This system pulls children from their families, takes more and more time away from family time with each passing year (i.e. sports, extra-curricular activities, etc.)  I encourage you to put FAMILY as a priority in your home school life.  In my observation I see many who are "running to and fro" taking their children to every activity possible and not instilling in them family life, family closeness and family routines because, well, quite frankly, they are never home.  How is it that homeschoolers are home so seldom?  We are losing the home in "homeschooling" and that is very sad.

From the book, "Children lose when parents don't have a clear vision for what they are really trying to accomplish.  It's simply easier to "bring home the school" along with the child than to ask God what this is all about"

When I first began this journey, I used prepackaged curriculum (read TEXTBOOKS) and tested and did like school systems that I had witnessed.  I was afraid of failure, of being behind, of not measuring up.  We need to ask ourselves who set those guidelines?  What kind of people are they?  Who decided they were so smart?  The truth is we need to use the word of God as our measure, not the secular government system that was designed to educate masses of people simultaneously.

As I began to deviate from this traditional system (I did it in baby steps), I began to realize what a joy it was just to be with my children.  To do routine things together.  To help develop their natural curiosity and to be able to freely enjoy finding a bug and reading about it, reading a fun book on a topic we cared about, reading real books and doing things in context of real life.  While using a packaged curricula I was so busy trying to accomplish it all (and failing miserably) that I wondered how people had time for fun books or nature walks?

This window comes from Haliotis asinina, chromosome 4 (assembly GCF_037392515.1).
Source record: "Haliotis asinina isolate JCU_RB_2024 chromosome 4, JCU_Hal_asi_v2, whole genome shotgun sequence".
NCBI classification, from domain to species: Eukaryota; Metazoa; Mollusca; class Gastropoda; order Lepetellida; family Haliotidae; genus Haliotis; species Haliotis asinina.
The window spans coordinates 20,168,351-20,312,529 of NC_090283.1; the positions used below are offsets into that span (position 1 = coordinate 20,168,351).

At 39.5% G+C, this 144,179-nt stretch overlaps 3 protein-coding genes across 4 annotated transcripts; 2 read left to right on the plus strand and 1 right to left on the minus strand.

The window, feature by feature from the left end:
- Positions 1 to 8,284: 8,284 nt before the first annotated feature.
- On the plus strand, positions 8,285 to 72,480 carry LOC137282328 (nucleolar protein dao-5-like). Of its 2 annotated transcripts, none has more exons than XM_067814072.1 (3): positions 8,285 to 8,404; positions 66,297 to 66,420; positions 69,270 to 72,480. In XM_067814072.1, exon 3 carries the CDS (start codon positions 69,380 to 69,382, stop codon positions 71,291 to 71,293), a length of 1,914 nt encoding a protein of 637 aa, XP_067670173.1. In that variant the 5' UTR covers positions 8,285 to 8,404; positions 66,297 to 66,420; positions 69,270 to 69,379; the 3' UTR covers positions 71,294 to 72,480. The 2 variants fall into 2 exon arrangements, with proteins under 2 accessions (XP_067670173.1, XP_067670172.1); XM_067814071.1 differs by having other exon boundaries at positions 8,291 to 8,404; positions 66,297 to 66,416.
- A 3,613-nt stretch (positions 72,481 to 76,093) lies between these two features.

Chapter 18 of I Saw the Angel in the Marble talks about homeschool burnout.  We have to guard against people who steal our time and energy, events that steal our time and energy and beliefs that steal our time and energy.  If you believe you have to measure up to an academic system that has proven to be a failure you will be worn out and unhappy.  If you spend too much time running from this event to that event I think at least you will miss out on the simple, wonderful time that you could be experiencing everyday joys watching your children and the wonder and curiosity they have about life.  Busyness has become a plague in our culture and we have to be careful that we don't wear it as a badge of honor. Truthfully, busyness is a choice.  We need to prioritize what is really important for our families.  Ask yourself what is truly important? God and our relationship with him, our relationships with our family, church and others and the skills needed for these.  Then comes life skills.  Then academics and sports and extracurricular comes somewhere way down the line.

I encourage you to put the "HOME" back in "HOMEschooling"

(Read part 1 of this article here)